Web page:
At our sample site, there are sentences such as

“Our products find a good sale in USA.”


“We believe it is worthy for you going through our website,if interested,pls contact our salespeople.”

The second sentence on the Home page reads, “And all of express shipping company are very busy, we can’t make sure shipping on time.”

So your site (hopefully) doesn’t have text that full of issues, but proof and re-proof it for errors.  Even if you think something is no big deal, a simple error could raise a flag in a visitor who was considering buying, and send them elsewhere.  Vigilantly correct all errors in your copy as soon as they are uncovered.

About Us Page
If someone is uncertain about a store, the About Us page is one of the first pages they go to.  And here’s the thing.  People don’t go there to talk themselves out of a purchase.  They go there to talk themselves into one.  They go there to reassure themselves that this is a legitimate business, to find some information to support that they are safe to shop with you.  This makes leveraging your About Us page for Trust a lot easier.

The About Us page can be used for several different purposes, but in terms of building Trust, try to include as many of the following elements as possible:

  • Physical address of your store or headquarters
  • Picture of one or more of your physical stores, or your office building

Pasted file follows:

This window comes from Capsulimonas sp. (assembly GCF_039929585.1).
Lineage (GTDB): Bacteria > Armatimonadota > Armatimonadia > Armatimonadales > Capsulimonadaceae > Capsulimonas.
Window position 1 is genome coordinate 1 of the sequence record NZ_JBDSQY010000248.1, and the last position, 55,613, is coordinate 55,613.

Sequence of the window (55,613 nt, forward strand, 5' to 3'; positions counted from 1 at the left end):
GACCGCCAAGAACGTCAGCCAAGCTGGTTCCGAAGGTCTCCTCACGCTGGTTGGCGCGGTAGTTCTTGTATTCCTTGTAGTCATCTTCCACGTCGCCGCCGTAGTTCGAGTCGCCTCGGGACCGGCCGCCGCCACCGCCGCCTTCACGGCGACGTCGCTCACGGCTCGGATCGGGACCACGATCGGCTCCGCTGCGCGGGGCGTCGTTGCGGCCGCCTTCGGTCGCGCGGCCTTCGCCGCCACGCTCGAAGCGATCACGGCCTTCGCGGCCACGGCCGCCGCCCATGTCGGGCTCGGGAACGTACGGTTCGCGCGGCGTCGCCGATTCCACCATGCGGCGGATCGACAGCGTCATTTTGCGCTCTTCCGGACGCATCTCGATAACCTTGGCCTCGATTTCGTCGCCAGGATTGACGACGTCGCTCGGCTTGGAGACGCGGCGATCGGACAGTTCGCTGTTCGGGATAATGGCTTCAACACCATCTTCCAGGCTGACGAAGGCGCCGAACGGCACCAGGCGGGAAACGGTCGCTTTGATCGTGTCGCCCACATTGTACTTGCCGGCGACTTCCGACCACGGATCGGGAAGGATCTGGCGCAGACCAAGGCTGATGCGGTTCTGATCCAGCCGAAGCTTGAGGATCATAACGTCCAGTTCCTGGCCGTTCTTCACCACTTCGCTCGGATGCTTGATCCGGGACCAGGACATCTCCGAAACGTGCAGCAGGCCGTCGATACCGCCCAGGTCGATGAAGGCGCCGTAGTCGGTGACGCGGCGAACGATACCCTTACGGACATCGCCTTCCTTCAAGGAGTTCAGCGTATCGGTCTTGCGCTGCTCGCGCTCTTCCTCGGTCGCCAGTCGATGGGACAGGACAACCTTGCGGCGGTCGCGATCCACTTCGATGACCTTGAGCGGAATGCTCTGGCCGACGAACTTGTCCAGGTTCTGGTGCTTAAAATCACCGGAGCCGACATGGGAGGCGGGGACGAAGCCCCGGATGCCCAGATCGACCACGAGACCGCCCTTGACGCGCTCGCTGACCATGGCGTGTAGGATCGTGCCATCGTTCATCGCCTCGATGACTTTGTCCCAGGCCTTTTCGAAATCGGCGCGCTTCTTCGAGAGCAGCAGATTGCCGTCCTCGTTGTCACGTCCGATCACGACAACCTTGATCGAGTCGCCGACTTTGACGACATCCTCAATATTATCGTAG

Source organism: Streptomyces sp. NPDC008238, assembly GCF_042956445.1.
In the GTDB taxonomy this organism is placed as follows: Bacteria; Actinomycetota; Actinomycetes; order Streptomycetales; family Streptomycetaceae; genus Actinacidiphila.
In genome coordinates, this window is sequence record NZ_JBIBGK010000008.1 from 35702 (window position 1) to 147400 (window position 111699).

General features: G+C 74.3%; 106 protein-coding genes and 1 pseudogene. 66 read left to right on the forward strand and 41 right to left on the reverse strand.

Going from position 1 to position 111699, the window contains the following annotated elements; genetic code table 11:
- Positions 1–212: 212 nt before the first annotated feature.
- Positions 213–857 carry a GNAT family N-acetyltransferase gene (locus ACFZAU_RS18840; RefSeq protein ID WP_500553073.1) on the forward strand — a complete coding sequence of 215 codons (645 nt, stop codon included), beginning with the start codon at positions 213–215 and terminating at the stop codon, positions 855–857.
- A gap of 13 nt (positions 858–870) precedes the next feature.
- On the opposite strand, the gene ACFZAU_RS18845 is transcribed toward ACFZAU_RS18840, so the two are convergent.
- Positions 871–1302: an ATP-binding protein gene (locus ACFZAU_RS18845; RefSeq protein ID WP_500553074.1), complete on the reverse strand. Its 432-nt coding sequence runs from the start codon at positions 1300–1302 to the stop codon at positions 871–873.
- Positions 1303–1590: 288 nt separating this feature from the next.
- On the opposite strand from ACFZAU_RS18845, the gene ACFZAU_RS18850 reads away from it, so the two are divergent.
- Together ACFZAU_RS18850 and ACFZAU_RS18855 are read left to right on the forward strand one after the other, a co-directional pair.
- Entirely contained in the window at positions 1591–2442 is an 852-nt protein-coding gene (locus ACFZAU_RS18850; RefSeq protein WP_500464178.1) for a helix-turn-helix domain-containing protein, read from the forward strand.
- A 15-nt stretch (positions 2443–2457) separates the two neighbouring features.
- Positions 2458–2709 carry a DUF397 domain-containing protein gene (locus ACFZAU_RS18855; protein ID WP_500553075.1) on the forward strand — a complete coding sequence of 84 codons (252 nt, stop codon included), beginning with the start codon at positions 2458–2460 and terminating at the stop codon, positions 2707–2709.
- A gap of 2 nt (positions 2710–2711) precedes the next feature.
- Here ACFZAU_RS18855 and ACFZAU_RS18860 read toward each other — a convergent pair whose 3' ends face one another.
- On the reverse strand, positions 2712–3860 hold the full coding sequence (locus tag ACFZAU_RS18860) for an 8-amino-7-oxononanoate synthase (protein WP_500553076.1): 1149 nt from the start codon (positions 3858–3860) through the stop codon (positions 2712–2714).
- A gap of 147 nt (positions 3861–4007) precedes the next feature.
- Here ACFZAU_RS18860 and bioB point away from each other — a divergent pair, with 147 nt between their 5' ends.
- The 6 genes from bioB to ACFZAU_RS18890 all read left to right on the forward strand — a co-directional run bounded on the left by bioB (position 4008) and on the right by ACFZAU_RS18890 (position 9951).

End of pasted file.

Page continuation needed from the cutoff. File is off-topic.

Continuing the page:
• Phone numbers, emails, or other methods to reach someone directly
  • Owner/Leadership information with pictures
  • Seals & Badges of trade organizations and security credentials
  • Story/History of the company

All of these things go a long way to setting a customer’s mind at ease when they are uncertain about you.

At our example site, not a single element in the list above is included on their About Us page (or anywhere on the site that I could find).  The first two paragraphs talk about Coach, again to falsely try to associate the site with the brand.  The rest of the page just repeats over and over that they are very good and reliable.  Note that saying that you are trustworthy was not one of the elements above.  Saying that you are trustworthy just creates concerns about Trust with your visitors.

Contact Us Page
In our example site, the Contact Us page has only a very short form for you to leave your name and email address with a box for a question.  There is no actual contact information.  No phone number.  No email address.  No physical address.  Nothing to even give you an idea of what country they are in.

Contact Us pages with no contact information reduce Trust